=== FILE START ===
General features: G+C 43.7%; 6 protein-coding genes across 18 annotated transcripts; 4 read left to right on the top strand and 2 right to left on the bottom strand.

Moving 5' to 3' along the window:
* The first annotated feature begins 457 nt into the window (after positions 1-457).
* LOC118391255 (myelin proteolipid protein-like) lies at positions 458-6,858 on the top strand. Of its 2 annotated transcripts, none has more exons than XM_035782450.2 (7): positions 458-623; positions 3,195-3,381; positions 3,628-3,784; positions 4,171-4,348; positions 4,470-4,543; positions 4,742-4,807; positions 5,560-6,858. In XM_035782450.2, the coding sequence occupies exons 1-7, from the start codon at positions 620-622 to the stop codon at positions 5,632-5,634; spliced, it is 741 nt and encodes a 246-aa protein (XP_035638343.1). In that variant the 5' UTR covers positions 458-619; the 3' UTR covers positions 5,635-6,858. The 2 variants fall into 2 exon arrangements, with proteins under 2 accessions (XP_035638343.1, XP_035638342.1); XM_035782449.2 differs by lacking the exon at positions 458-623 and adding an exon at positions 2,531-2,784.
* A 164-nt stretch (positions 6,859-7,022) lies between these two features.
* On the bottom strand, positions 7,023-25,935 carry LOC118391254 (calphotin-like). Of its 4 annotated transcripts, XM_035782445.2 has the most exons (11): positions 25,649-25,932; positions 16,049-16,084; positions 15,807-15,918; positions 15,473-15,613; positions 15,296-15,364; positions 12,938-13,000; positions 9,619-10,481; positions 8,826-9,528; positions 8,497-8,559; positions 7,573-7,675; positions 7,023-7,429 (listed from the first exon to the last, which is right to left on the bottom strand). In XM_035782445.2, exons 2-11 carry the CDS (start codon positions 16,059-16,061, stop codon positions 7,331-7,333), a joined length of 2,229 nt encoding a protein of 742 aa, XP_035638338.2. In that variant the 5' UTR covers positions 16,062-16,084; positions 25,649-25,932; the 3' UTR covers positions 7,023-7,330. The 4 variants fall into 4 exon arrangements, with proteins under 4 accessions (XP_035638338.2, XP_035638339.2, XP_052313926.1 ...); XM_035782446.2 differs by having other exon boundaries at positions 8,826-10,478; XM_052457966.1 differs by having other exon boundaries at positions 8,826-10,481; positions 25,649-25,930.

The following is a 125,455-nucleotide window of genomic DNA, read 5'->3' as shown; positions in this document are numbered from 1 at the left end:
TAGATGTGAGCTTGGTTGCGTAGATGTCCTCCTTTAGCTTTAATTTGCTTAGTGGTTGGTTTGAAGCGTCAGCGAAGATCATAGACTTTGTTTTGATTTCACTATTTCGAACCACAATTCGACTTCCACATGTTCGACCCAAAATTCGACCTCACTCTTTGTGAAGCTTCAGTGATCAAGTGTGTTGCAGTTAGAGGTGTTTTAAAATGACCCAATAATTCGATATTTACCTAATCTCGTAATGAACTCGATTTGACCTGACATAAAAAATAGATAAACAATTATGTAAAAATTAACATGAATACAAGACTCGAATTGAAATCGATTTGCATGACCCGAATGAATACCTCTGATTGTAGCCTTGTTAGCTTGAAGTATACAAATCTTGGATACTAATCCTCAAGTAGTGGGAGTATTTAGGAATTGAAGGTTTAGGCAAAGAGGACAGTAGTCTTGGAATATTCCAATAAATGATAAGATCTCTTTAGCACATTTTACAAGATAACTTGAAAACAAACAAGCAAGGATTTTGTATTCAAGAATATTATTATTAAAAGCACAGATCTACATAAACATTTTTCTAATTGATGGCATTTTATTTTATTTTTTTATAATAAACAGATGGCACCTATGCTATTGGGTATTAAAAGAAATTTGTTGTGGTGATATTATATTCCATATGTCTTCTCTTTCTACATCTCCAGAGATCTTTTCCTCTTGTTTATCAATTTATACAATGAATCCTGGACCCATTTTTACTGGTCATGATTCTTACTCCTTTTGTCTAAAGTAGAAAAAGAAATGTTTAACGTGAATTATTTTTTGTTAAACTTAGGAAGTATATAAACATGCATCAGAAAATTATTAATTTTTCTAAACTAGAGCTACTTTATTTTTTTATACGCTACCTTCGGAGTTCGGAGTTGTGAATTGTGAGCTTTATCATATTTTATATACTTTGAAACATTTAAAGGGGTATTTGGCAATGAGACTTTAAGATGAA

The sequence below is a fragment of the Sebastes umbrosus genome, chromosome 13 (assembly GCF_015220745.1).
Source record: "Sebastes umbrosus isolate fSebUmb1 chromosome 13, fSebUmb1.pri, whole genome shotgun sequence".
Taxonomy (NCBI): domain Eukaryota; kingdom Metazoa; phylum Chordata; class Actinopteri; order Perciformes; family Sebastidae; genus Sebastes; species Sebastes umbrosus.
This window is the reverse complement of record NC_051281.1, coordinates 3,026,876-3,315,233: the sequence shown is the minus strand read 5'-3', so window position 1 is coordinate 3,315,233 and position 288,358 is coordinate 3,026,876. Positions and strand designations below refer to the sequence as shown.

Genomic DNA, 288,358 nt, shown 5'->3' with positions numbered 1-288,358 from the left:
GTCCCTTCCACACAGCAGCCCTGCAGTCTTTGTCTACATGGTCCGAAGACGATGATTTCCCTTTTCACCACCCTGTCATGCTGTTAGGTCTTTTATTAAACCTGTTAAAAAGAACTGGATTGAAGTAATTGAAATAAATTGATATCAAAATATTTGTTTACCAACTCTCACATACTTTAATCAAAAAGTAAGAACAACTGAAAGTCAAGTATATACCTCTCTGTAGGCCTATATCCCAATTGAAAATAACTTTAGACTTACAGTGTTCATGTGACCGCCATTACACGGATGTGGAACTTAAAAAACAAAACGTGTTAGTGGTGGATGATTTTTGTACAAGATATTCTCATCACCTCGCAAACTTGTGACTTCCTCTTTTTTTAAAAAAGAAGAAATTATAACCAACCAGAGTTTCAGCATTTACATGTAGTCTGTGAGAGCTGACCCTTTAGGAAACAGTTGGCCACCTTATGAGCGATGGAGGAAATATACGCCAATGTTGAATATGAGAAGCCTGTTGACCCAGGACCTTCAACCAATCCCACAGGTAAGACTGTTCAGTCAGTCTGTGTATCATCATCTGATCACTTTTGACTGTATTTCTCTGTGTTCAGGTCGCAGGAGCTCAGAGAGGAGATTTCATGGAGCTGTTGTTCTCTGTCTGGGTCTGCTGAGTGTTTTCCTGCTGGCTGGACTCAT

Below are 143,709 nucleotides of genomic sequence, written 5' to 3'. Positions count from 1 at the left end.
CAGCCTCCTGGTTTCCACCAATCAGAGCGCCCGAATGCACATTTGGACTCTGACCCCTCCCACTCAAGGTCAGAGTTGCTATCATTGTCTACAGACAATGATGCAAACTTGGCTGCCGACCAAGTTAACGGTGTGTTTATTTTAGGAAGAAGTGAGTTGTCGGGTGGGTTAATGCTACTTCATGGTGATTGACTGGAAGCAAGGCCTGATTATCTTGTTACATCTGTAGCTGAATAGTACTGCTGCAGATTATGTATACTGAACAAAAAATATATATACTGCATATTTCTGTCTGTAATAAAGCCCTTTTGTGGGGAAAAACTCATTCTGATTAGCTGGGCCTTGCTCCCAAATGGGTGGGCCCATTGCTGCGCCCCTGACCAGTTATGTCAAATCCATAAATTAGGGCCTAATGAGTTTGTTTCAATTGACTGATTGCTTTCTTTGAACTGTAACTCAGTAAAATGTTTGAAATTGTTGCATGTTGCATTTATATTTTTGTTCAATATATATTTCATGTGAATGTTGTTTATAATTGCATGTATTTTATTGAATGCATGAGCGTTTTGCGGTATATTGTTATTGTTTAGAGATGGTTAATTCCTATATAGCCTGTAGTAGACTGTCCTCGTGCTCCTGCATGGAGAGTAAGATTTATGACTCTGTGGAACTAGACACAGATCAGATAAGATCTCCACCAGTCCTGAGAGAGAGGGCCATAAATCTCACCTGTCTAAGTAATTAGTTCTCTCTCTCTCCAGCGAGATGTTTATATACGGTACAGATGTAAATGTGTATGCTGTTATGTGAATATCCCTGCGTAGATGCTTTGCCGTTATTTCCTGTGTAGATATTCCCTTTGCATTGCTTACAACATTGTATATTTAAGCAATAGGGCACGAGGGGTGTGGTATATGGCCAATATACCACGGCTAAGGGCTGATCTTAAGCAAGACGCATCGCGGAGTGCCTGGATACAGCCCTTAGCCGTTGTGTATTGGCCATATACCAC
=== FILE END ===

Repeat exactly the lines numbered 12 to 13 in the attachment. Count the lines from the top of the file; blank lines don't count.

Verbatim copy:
This window is the reverse complement of record NC_051281.1, coordinates 3,026,876-3,315,233: the sequence shown is the minus strand read 5'-3', so window position 1 is coordinate 3,315,233 and position 288,358 is coordinate 3,026,876. Positions and strand designations below refer to the sequence as shown.

Genomic DNA, 288,358 nt, shown 5'->3' with positions numbered 1-288,358 from the left: